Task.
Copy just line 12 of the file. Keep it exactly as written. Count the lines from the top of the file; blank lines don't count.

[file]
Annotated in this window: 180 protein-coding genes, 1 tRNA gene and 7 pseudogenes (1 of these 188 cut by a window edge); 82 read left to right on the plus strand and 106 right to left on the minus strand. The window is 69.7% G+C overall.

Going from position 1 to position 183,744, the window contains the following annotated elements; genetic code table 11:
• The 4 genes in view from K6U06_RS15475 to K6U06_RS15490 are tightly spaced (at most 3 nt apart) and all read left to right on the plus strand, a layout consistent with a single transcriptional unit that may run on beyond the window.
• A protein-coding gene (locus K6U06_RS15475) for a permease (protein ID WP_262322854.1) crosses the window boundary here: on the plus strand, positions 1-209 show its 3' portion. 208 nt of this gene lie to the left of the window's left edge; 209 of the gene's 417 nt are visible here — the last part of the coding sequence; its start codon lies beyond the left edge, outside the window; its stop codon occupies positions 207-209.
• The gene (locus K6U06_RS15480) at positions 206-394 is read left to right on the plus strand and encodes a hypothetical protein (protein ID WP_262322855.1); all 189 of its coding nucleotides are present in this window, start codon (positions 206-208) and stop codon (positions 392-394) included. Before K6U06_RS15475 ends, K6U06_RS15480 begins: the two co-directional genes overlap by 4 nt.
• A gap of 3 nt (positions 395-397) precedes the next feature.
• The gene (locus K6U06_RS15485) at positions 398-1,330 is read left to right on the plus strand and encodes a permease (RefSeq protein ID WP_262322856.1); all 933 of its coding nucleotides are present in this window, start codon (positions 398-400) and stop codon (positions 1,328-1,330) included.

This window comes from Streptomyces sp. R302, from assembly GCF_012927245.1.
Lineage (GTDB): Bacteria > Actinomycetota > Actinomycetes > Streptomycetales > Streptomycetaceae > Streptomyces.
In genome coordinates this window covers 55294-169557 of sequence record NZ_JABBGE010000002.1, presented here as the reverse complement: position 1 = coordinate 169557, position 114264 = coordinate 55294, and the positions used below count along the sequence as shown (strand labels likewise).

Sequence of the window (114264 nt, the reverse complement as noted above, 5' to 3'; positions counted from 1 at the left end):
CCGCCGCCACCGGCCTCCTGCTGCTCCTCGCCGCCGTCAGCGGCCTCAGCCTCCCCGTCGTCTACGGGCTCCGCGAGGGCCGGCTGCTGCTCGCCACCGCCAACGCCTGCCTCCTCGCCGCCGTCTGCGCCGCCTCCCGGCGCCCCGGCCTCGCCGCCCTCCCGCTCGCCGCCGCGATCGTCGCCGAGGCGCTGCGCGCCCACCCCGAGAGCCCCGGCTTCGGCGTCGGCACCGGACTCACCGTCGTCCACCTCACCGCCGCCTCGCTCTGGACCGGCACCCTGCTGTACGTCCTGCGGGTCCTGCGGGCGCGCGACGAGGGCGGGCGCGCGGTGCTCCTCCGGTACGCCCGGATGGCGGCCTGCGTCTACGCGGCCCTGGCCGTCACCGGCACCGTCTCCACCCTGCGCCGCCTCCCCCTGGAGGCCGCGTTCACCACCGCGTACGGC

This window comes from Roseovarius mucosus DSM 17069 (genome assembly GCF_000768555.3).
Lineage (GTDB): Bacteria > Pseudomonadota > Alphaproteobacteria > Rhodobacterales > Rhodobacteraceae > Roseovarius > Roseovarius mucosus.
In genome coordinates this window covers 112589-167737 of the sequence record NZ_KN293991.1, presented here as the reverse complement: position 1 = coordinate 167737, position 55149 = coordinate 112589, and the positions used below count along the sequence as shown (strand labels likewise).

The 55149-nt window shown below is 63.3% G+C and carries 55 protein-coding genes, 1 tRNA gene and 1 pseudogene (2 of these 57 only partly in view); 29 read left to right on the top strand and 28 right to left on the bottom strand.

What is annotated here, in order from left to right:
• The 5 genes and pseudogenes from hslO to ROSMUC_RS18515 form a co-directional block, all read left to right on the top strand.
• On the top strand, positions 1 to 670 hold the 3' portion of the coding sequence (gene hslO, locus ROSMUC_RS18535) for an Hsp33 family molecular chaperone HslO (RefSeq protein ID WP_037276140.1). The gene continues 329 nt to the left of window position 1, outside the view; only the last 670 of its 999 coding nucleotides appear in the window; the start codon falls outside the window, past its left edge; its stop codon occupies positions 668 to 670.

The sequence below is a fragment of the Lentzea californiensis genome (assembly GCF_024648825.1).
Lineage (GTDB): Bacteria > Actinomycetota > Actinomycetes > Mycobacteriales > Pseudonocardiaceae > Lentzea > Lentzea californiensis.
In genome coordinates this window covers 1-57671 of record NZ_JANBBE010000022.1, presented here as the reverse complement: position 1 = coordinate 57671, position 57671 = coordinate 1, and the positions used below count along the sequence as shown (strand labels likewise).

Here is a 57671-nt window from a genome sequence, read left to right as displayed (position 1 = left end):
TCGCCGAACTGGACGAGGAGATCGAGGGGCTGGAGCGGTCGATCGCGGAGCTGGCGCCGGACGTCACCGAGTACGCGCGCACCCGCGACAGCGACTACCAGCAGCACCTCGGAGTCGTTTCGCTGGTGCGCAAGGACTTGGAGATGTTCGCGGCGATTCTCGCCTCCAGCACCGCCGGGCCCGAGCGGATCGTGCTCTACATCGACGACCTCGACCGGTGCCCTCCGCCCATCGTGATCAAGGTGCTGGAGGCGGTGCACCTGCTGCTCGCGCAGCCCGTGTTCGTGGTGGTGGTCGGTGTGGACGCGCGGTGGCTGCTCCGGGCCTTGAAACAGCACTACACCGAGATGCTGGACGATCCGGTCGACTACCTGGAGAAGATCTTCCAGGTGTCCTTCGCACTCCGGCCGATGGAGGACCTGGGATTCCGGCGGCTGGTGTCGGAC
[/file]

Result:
CCGCCGCCACCGGCCTCCTGCTGCTCCTCGCCGCCGTCAGCGGCCTCAGCCTCCCCGTCGTCTACGGGCTCCGCGAGGGCCGGCTGCTGCTCGCCACCGCCAACGCCTGCCTCCTCGCCGCCGTCTGCGCCGCCTCCCGGCGCCCCGGCCTCGCCGCCCTCCCGCTCGCCGCCGCGATCGTCGCCGAGGCGCTGCGCGCCCACCCCGAGAGCCCCGGCTTCGGCGTCGGCACCGGACTCACCGTCGTCCACCTCACCGCCGCCTCGCTCTGGACCGGCACCCTGCTGTACGTCCTGCGGGTCCTGCGGGCGCGCGACGAGGGCGGGCGCGCGGTGCTCCTCCGGTACGCCCGGATGGCGGCCTGCGTCTACGCGGCCCTGGCCGTCACCGGCACCGTCTCCACCCTGCGCCGCCTCCCCCTGGAGGCCGCGTTCACCACCGCGTACGGC